[Development] C++20 comparisons @ Qt (was: Re: C++20 @ Qt)

Marc Mutz marc.mutz at qt.io
Fri Nov 4 11:22:02 CET 2022

Hi Thiago,

On 03.11.22 18:38, Thiago Macieira wrote:
> On Thursday, 3 November 2022 09:48:49 PDT Marc Mutz via Development wrote:
>> On 03.11.22 16:17, Thiago Macieira wrote:
>>> For some classes, we could postpone changing anything until C++20 is
>>> required.
>> You lost me there. Why do you think so? Because of the sentence above?
>> Requiring C++20 won't be a BC break, so we'd still have all the old
>> exported relational operators to QT_REMOVED_SINCE.
> A simple question of code readability. If it's not that important and it makes
> the code significantly uglier, we can simply postpone until it's not ugly.

Yes, we could postpone, but I feel that would be a disservice to both us and 
our users.

To us, because we simply don't have the bandwidth to do all C++20 
changes at once, so we need to select which ones we can do before we 
require C++20, and this is one of them.

To our users, because we currently don't have a clue whether our 
relational operators are free of C++20 ambiguities. We _think_ we caught 
them all, but we don't have a C++20 build on the CI, yet to know for 
sure, and,even if we did, we typically don't have the test coverage to 
test all combinations (incl. const/mutable and l/rvalue). Ambiguities 
are detected at call time, not declaration time, so we need exhaustive 
checking, anyway. I believe it's better to fix this issue before we 
require users to use C++20, forcing them into exposing our remaining 
bugs. And to fix them consistently. A user doesn't care whether his 
C++20 build breaks because of QJsonValue or QWaylandBufferRef.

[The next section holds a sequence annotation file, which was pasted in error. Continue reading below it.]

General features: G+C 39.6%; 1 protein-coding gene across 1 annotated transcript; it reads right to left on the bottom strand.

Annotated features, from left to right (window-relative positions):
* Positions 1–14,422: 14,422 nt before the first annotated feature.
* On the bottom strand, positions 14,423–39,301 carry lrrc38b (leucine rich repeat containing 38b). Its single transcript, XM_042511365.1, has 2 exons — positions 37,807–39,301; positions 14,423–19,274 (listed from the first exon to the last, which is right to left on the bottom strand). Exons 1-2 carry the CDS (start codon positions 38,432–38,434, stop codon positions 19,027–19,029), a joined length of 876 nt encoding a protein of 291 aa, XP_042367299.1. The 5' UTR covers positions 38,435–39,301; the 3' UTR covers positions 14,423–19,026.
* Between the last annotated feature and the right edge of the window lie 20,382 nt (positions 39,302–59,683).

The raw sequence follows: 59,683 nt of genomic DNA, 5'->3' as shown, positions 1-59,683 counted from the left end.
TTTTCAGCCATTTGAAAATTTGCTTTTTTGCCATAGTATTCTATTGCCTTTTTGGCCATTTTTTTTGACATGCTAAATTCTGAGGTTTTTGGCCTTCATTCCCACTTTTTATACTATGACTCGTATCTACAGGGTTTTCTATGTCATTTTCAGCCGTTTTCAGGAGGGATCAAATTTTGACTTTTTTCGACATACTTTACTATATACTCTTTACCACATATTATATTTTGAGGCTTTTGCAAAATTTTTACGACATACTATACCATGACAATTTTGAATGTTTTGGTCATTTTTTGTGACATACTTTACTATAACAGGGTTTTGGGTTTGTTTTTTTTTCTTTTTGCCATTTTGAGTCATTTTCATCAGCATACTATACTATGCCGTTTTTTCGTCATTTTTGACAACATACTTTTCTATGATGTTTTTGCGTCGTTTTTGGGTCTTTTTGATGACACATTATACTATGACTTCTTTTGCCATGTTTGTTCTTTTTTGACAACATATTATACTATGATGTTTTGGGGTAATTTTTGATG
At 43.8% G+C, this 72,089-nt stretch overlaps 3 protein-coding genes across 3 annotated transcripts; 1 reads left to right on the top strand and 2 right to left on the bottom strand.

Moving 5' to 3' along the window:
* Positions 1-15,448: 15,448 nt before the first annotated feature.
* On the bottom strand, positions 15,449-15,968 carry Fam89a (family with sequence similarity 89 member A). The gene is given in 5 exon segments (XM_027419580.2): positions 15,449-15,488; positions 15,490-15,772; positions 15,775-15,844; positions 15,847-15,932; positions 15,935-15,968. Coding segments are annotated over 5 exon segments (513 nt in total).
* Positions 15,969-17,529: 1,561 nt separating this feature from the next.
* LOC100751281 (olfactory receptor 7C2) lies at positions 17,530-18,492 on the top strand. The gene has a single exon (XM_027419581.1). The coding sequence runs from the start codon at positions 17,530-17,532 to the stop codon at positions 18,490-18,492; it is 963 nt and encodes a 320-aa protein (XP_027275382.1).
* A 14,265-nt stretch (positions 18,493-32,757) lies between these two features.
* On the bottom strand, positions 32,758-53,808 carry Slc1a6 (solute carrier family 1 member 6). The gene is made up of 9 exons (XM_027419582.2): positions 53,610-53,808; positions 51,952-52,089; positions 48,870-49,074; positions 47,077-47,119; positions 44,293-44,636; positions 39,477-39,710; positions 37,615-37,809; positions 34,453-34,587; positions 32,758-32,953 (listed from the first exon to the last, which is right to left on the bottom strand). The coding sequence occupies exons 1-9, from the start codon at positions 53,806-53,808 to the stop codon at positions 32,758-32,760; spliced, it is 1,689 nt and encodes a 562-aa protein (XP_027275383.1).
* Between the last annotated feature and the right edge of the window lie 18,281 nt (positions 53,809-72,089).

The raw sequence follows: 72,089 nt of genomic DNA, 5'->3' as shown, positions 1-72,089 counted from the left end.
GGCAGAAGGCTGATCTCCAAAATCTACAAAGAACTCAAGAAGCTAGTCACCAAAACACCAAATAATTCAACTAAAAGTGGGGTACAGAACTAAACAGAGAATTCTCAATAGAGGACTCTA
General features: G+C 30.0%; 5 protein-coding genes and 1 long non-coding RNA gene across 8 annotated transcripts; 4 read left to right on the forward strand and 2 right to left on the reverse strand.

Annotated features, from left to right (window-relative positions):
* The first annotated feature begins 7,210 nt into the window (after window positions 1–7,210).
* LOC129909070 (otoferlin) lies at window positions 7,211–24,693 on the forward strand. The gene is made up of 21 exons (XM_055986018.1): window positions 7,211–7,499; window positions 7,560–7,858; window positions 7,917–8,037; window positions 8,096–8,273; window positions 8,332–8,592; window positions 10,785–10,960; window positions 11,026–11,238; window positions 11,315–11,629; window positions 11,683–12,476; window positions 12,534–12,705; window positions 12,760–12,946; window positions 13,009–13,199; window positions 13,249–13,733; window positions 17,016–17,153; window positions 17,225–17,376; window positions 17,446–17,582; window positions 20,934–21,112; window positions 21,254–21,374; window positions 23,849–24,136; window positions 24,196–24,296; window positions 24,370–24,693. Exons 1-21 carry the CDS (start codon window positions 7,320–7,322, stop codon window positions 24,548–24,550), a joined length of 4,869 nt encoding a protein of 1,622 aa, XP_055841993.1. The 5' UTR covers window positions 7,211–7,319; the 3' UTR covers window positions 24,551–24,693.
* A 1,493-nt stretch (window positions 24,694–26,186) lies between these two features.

>>> Meanwhile, we have qcompare.h.
>> Here, too, I feel lost. I'm struggling to see what a NIH
>> std::partial_ordering w/o the weak and strong counterparts and w/o op<=>
>> language support could achieve, except another vocabulary type mismatch.
>> Can you elaborate?
> We can use it until we can depend on C++20. Like QSpan, that's why it's there.

The difference is that QSpan vs. std::span doesn't create an impedance 
mismatch. QPartialOrdering vs. std::partial_ordering does, esp. since 
QPartialOrdering lacks an implicit conversion to/from 
std::partial_ordering, and the member names are different.

> Or the methods can simply return int, like I intended in QCborValue.

That's what I was thinking, yes.

>> Meanwhile, in a Jira comment, Eddy discovered a potential problem with
>> partial_ordering::unordered: we have a lot of types that have
>> std::optional folded into them (isNull/isValid) and, if they're ordered,
>> they need to have decided on a total order, ie. incl. for invalid/null
>> ones (QDateTime sorts invalid before valid e.g.). These types' op<=>
>> could now return unordered for invalid values, but that would change the
>> semantics of the op< derived from it vis a vis the existing op<.
> What's the recommendation? Create a total order where null < empty < any non-
> empty, or use partial ordering?

For new classes, knowing what I know now, I'd use partial ordering 
(though I'd also ask to consider avoiding baking in optional<> semantics 
to elegantly side-step the issue). For existing classes, we need to keep 
the total order they most likely are currently using. With the exception 
of qfloat32, I'm not aware of any Qt type that would exhibit partial 
ordering semantics atm. Whether we then switch to a partial order come 
Qt 7 is a different question. I would make that contingent on how 
support for partial_ordering in the wider C++ ecosystem in coming along.


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